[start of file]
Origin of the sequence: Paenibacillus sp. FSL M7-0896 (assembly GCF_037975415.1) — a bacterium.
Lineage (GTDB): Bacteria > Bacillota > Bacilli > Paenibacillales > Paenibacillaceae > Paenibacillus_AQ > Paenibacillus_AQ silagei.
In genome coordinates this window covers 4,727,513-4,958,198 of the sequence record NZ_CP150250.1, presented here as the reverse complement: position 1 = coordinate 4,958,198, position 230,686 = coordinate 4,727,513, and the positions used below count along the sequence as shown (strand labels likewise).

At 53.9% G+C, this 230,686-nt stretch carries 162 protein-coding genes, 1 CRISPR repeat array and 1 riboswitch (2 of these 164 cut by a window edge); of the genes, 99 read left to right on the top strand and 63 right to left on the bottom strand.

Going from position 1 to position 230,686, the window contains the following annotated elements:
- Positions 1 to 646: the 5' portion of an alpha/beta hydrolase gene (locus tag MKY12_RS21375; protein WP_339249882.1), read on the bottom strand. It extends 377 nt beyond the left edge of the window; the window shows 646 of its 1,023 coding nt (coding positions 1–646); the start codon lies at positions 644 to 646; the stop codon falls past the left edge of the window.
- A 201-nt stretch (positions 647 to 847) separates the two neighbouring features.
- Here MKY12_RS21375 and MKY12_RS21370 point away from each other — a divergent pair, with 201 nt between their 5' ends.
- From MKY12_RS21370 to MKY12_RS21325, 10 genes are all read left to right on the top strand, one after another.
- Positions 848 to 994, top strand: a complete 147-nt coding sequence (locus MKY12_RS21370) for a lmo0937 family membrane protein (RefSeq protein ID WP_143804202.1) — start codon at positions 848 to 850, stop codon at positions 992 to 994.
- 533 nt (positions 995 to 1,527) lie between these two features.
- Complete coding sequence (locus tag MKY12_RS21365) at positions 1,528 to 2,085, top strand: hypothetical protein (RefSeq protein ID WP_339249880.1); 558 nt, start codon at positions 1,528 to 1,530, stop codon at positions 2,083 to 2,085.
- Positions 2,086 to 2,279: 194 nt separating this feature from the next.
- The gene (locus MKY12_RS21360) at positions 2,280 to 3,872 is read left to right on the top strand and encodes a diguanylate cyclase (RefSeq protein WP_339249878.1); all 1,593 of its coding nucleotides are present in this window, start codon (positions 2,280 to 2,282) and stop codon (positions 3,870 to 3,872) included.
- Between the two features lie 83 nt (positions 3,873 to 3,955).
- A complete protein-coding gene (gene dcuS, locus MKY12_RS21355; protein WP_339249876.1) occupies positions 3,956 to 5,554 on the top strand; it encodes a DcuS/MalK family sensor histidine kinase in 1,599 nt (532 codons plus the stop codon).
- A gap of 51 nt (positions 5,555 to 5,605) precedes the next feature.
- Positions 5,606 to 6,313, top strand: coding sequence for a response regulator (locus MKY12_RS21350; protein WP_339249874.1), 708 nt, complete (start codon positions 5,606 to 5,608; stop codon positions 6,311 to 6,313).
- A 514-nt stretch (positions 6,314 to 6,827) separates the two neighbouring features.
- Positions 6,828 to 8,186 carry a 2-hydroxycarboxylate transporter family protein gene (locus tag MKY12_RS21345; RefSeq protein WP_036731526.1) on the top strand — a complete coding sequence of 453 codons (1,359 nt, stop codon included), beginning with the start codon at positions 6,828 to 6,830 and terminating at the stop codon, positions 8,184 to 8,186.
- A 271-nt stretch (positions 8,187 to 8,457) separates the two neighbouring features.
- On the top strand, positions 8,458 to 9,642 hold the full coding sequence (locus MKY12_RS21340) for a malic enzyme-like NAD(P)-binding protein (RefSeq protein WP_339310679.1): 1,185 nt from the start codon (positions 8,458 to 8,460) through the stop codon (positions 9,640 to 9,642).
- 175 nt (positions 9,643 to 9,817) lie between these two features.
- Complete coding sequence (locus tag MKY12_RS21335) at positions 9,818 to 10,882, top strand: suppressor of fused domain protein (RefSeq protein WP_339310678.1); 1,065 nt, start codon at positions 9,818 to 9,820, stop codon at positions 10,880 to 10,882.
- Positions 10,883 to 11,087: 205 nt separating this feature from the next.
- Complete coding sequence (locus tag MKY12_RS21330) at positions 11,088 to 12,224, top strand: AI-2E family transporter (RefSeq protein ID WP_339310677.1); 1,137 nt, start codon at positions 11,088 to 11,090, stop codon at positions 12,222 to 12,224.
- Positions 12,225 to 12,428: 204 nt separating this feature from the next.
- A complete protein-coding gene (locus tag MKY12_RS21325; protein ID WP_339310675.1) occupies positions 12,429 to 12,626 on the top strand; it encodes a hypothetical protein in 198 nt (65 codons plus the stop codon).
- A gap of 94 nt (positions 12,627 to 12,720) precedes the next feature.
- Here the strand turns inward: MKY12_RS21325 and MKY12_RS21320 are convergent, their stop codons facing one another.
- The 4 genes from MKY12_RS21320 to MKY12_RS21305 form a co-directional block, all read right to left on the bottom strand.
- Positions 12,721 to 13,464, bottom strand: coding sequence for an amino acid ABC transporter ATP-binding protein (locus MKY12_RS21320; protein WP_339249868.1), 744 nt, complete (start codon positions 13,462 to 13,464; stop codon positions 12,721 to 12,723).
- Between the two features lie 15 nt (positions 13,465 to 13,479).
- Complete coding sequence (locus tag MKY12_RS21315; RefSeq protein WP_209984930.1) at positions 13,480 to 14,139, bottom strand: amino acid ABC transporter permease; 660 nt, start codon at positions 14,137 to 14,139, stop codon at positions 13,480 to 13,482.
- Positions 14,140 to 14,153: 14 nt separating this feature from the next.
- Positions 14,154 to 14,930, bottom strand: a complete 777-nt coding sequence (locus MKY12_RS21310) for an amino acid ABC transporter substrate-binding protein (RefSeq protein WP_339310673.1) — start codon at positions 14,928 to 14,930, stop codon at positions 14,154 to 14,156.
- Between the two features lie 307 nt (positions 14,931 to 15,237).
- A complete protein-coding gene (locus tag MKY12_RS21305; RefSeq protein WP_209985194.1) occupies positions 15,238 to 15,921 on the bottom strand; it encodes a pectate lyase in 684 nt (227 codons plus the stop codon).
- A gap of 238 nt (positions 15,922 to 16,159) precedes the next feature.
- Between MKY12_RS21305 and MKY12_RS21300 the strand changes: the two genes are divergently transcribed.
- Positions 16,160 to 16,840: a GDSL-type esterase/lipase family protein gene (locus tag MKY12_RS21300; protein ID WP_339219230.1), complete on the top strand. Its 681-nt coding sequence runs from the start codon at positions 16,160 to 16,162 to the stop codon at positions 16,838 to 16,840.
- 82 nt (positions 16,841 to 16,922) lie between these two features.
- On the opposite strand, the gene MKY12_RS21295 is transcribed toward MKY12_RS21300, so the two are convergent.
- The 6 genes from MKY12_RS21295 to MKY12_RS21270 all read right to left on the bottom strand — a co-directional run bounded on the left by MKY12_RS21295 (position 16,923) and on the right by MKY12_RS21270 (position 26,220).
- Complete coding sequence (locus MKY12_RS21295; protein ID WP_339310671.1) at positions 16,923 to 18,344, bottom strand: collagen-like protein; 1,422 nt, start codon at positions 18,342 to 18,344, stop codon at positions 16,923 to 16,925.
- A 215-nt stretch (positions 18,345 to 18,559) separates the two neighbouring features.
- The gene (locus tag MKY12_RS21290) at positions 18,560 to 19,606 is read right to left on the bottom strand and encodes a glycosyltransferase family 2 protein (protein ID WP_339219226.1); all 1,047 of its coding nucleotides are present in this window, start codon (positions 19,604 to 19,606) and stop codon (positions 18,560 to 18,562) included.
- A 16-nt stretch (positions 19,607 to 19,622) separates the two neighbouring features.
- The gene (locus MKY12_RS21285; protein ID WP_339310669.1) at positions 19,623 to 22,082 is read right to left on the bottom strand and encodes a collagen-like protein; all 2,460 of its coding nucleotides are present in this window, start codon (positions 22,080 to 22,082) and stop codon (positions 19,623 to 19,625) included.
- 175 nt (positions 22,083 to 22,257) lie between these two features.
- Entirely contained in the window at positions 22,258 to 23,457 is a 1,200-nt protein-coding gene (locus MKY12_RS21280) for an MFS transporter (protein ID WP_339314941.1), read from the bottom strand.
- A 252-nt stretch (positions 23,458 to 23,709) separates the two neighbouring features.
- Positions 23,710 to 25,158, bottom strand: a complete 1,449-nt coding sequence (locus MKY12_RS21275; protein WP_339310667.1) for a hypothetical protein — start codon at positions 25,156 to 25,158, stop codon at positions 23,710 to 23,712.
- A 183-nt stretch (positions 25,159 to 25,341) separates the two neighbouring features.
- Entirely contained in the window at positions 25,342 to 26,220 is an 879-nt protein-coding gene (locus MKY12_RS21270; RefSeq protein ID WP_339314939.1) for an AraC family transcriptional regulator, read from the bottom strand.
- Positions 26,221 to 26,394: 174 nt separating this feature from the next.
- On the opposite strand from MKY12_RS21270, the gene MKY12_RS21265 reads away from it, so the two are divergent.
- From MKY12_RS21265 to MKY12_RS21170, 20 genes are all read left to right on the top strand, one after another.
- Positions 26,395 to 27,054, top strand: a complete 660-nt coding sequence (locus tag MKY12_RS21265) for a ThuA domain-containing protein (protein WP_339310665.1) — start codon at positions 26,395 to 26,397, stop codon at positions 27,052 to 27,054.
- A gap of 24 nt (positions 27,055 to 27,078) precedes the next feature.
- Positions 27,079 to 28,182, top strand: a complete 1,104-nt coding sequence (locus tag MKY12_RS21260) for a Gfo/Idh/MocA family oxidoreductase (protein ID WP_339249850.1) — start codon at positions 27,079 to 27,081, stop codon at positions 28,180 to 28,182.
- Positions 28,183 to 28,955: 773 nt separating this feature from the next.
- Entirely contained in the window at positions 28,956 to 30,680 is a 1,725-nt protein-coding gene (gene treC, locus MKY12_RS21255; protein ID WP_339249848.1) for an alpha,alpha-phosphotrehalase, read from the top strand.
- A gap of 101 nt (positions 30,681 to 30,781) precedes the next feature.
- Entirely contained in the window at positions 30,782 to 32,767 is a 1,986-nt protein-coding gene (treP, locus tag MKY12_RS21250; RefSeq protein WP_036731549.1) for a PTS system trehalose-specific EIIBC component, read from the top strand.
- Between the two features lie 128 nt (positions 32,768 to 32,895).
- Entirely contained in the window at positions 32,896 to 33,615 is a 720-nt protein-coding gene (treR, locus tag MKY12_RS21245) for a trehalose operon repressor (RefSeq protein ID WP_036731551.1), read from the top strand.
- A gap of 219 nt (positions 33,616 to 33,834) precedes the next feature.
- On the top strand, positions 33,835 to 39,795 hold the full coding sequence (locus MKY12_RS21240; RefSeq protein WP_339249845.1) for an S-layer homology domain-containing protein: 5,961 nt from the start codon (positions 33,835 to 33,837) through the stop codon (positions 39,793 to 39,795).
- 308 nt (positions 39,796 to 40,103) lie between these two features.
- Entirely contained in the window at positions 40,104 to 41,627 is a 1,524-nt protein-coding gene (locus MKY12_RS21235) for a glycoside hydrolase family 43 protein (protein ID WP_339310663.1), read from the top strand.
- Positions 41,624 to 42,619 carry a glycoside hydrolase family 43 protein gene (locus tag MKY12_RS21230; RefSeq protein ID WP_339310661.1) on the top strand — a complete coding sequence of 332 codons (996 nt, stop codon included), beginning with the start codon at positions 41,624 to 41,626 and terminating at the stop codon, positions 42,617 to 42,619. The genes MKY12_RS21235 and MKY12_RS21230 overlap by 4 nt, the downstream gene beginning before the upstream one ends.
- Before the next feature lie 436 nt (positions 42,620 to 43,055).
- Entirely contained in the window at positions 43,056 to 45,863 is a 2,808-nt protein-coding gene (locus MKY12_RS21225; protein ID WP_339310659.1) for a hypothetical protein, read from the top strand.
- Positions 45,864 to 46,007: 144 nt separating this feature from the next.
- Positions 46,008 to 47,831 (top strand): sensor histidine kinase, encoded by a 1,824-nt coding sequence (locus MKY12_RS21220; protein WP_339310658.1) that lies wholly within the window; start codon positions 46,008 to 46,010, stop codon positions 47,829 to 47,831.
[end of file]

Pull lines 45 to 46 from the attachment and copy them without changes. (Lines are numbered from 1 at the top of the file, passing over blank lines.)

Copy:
- Complete coding sequence (locus MKY12_RS21295; protein ID WP_339310671.1) at positions 16,923 to 18,344, bottom strand: collagen-like protein; 1,422 nt, start codon at positions 18,342 to 18,344, stop codon at positions 16,923 to 16,925.
- A 215-nt stretch (positions 18,345 to 18,559) separates the two neighbouring features.